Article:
I missed this last week, but federal prosecutors have decided to retry Scott Warren, a good Samaritan who works with No More Deaths to provide food, water and medical care to immigrants, after a jury failed to convict him the first time. Once again, if he’s convicted he faces up to 10 years in prison. As usual, the Trump administration is taking a stand against compassion and for cruelty and suffering.
JUAN GONZÁLEZ: We turn now to Tucson, Arizona, where federal prosecutors said Tuesday they will retry humanitarian activist Scott Warren on two charges related to aiding migrants along the U.S.-Mexico border. If convicted, he faces up to 10 years in prison. This comes just a few weeks after a jury refused to convict Warren for providing water, food, clean clothes and beds to two undocumented migrants crossing the Sonoran Desert in southern Arizona. Eight jurors found Warren not guilty; four said he was. Federal prosecutors will make their case against Warren again in an eight-day jury trial in November.
AMY GOODMAN: Scott Warren is an activist with Ajo Samaritans and No More Deaths, which has helped refugees and migrants survive the deadly journey across the U.S. border by leaving water and food in the harsh Sonoran Desert, where the temperature often reaches three digits during the summer months. Warren responded to Tuesday’s announcement by pledging that work to assist migrant populations would continue. He was speaking outside the federal courthouse in Tucson.
SCOTT WARREN: It has been deeply exhausting and and troublesome to my friends and family and loved ones. But all of us, all of you, we’ve done our best, and we really should take a moment to celebrate that as we prepare for this future. While I do not know what the government has hoped to accomplish here, I do know what the effect of all this has been and will continue to be: a raising of public consciousness, a greater awareness of the humanitarian crisis in the borderland, more volunteers who want to stand in solidarity with migrants, local residents stiffened in their resistance to border walls and the militarization of our communities, and a flood of water into the desert at a time when it is most needed. Thank you for all of your support. And I love you all very, very much.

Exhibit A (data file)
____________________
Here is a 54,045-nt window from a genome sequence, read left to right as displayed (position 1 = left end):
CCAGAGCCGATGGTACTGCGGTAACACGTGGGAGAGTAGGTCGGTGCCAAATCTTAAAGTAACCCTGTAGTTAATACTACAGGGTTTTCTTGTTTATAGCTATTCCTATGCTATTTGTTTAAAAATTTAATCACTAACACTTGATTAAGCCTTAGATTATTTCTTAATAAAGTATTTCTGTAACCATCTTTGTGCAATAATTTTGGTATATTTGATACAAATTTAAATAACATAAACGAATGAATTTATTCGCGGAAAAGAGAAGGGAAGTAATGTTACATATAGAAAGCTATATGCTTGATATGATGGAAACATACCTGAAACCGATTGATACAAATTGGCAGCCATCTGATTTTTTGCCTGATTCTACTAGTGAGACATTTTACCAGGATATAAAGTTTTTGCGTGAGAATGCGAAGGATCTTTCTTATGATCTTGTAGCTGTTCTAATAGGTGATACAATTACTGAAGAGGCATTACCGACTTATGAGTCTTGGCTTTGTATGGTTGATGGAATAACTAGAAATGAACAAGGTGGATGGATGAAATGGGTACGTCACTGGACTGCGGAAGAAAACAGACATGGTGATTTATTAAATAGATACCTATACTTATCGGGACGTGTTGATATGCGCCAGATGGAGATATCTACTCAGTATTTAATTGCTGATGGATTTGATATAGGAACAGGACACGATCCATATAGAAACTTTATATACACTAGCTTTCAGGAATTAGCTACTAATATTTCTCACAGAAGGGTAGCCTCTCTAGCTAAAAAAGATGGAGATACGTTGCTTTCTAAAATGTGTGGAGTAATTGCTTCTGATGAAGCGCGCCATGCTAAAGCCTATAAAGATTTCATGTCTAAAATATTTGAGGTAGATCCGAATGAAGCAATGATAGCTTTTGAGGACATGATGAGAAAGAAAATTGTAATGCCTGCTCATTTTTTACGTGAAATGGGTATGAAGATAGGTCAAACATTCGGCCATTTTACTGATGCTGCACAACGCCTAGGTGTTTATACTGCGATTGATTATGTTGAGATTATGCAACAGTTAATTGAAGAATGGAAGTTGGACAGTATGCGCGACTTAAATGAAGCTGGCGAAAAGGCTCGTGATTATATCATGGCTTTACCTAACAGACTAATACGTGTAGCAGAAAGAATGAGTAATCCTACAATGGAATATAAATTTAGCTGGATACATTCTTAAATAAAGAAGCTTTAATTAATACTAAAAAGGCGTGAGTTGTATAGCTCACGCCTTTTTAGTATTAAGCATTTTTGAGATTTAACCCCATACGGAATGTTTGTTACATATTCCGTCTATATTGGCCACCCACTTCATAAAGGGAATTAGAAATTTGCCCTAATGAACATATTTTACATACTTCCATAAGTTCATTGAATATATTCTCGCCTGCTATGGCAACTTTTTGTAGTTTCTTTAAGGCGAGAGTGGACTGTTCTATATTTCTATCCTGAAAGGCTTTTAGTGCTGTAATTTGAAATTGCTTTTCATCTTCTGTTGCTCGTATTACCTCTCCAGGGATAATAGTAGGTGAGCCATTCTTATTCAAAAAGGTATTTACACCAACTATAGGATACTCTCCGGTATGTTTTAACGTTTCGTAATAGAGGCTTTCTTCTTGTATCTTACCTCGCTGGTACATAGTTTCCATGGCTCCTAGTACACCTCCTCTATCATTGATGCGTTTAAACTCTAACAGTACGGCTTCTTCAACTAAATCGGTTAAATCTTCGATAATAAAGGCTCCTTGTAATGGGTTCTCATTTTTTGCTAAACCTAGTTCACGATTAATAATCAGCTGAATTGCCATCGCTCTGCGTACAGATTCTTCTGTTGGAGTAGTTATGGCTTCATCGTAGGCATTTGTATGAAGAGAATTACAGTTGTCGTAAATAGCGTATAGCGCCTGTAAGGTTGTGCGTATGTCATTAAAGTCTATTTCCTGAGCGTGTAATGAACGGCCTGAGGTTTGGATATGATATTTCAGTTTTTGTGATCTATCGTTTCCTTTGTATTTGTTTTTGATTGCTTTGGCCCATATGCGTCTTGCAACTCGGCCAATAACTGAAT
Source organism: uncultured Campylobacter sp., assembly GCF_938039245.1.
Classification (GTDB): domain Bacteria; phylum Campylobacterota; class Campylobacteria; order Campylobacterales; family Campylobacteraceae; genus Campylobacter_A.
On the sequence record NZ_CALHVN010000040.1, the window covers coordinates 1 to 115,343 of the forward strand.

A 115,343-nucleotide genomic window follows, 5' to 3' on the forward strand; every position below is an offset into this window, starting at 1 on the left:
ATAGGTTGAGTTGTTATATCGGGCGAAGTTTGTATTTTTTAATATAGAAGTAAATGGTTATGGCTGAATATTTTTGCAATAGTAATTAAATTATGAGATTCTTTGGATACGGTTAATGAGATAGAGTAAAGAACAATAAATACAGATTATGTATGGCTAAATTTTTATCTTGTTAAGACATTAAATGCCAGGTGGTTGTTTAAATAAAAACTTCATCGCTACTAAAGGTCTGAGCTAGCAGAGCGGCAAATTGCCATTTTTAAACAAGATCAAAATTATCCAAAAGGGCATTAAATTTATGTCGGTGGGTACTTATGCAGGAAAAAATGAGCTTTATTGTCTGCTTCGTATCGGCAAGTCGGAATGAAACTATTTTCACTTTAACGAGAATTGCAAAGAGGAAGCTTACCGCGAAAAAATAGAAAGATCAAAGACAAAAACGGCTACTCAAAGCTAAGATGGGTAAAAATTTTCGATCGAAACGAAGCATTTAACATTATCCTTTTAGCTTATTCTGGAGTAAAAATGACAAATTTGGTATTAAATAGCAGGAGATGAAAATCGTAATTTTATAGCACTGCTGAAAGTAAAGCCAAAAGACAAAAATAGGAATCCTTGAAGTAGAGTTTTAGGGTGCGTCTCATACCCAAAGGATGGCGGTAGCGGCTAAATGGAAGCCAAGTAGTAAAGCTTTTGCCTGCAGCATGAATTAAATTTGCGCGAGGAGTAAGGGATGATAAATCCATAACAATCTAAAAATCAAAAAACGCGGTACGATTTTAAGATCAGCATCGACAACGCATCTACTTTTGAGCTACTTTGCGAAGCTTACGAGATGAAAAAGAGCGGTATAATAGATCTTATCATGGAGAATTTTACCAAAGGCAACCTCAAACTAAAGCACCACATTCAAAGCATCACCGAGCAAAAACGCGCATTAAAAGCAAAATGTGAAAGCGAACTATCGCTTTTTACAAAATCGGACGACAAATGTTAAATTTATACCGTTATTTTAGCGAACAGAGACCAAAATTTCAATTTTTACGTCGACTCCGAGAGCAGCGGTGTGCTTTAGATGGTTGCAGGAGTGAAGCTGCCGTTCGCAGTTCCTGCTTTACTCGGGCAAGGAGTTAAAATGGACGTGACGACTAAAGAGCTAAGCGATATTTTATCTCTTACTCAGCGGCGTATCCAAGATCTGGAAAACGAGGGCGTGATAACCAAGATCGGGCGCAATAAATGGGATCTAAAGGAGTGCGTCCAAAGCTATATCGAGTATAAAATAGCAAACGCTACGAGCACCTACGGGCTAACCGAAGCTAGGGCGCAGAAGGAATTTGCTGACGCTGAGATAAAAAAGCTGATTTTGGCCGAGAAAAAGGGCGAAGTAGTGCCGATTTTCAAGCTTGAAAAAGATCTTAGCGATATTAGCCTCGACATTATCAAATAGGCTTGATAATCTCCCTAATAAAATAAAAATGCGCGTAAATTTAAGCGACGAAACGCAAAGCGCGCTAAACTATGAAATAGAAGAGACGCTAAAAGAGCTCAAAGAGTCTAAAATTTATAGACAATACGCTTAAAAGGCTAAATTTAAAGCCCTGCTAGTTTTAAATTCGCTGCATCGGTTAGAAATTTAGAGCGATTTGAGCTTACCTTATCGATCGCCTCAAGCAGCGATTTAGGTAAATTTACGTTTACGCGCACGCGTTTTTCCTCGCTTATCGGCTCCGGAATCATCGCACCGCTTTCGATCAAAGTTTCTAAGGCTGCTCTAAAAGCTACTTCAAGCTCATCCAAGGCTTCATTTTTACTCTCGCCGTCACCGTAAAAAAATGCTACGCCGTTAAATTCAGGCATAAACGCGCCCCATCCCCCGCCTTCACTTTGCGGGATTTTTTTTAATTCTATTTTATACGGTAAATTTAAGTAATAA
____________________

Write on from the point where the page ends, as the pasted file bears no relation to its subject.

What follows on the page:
AMY GOODMAN: That’s Scott Warren. He’s drawn support from elected officials, human rights defenders, faith leaders across the world. In a letter last week, 15 U.S. senators urged the Department of Justice to drop charges against him, saying, quote, “Providing humanitarian aid should never be a crime.”
This is morally bankrupt in every way. And this is not just a by-product, this is official Trump administration policy, to maximize the cruelty and suffering for immigrants because they believe that will deter others from crossing the border. There is no evidence at all for that position. These people leave their homes and walk thousands of miles through harsh desert, often carrying their children on their backs, to try to make a better life for themselves and their family and escape violence and persecution in their home countries. If they’re willing to do that, deterrence is pointless.
The tragic thing is that people like Warren have to do any of this at all. The government should be providing aid to these people, giving them food and water and necessary medical care. But for Trump the cruelty, the barbarism and inhumanity, IS the policy. And that will be to our eternal shame.
And let us also note the hypocrisy of the notion of religious freedom used by the right. Warren argues that his religious beliefs demand that he provide help to these people, as Jesus commanded. Trump and the right demand exemption from generally applicable law in order to allow them to engage in discrimination, but have no desire to argue for a similar right for people like Warren. They demand exemptions to engage in discrimination but not to engage in compassionate action to help those who need it the most. Total hypocrisy.